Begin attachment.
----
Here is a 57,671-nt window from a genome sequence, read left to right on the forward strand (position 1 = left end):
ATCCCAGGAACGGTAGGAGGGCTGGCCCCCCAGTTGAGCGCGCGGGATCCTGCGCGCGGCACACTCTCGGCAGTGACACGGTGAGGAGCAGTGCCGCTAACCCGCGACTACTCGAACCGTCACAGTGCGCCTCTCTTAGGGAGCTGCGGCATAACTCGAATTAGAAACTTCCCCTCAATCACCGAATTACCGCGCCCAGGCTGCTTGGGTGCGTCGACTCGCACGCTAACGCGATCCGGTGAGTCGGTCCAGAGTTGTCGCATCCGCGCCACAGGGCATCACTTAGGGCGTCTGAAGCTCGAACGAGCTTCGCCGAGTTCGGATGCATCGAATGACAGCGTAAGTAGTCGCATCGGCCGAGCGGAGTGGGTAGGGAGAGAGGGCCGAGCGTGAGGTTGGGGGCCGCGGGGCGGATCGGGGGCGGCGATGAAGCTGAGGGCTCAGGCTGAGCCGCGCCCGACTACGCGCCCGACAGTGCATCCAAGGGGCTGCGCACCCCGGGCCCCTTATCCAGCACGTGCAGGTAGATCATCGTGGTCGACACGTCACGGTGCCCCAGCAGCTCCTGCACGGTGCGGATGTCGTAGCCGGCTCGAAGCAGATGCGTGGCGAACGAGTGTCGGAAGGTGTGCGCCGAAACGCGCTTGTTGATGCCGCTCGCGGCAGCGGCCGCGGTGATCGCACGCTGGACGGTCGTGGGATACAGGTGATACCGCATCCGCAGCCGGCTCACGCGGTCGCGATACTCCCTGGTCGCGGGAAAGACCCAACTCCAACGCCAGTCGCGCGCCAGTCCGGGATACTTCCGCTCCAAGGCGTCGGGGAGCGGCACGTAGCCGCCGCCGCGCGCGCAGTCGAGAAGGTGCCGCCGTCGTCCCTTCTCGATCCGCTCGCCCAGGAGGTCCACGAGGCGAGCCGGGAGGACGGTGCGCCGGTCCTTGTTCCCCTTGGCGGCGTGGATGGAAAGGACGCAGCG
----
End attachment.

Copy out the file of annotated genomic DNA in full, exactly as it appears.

Here is a 57,671-nt window from a genome sequence, read left to right on the forward strand (position 1 = left end):
ATCCCAGGAACGGTAGGAGGGCTGGCCCCCCAGTTGAGCGCGCGGGATCCTGCGCGCGGCACACTCTCGGCAGTGACACGGTGAGGAGCAGTGCCGCTAACCCGCGACTACTCGAACCGTCACAGTGCGCCTCTCTTAGGGAGCTGCGGCATAACTCGAATTAGAAACTTCCCCTCAATCACCGAATTACCGCGCCCAGGCTGCTTGGGTGCGTCGACTCGCACGCTAACGCGATCCGGTGAGTCGGTCCAGAGTTGTCGCATCCGCGCCACAGGGCATCACTTAGGGCGTCTGAAGCTCGAACGAGCTTCGCCGAGTTCGGATGCATCGAATGACAGCGTAAGTAGTCGCATCGGCCGAGCGGAGTGGGTAGGGAGAGAGGGCCGAGCGTGAGGTTGGGGGCCGCGGGGCGGATCGGGGGCGGCGATGAAGCTGAGGGCTCAGGCTGAGCCGCGCCCGACTACGCGCCCGACAGTGCATCCAAGGGGCTGCGCACCCCGGGCCCCTTATCCAGCACGTGCAGGTAGATCATCGTGGTCGACACGTCACGGTGCCCCAGCAGCTCCTGCACGGTGCGGATGTCGTAGCCGGCTCGAAGCAGATGCGTGGCGAACGAGTGTCGGAAGGTGTGCGCCGAAACGCGCTTGTTGATGCCGCTCGCGGCAGCGGCCGCGGTGATCGCACGCTGGACGGTCGTGGGATACAGGTGATACCGCATCCGCAGCCGGCTCACGCGGTCGCGATACTCCCTGGTCGCGGGAAAGACCCAACTCCAACGCCAGTCGCGCGCCAGTCCGGGATACTTCCGCTCCAAGGCGTCGGGGAGCGGCACGTAGCCGCCGCCGCGCGCGCAGTCGAGAAGGTGCCGCCGTCGTCCCTTCTCGATCCGCTCGCCCAGGAGGTCCACGAGGCGAGCCGGGAGGACGGTGCGCCGGTCCTTGTTCCCCTTGGCGGCGTGGATGGAAAGGACGCAGCG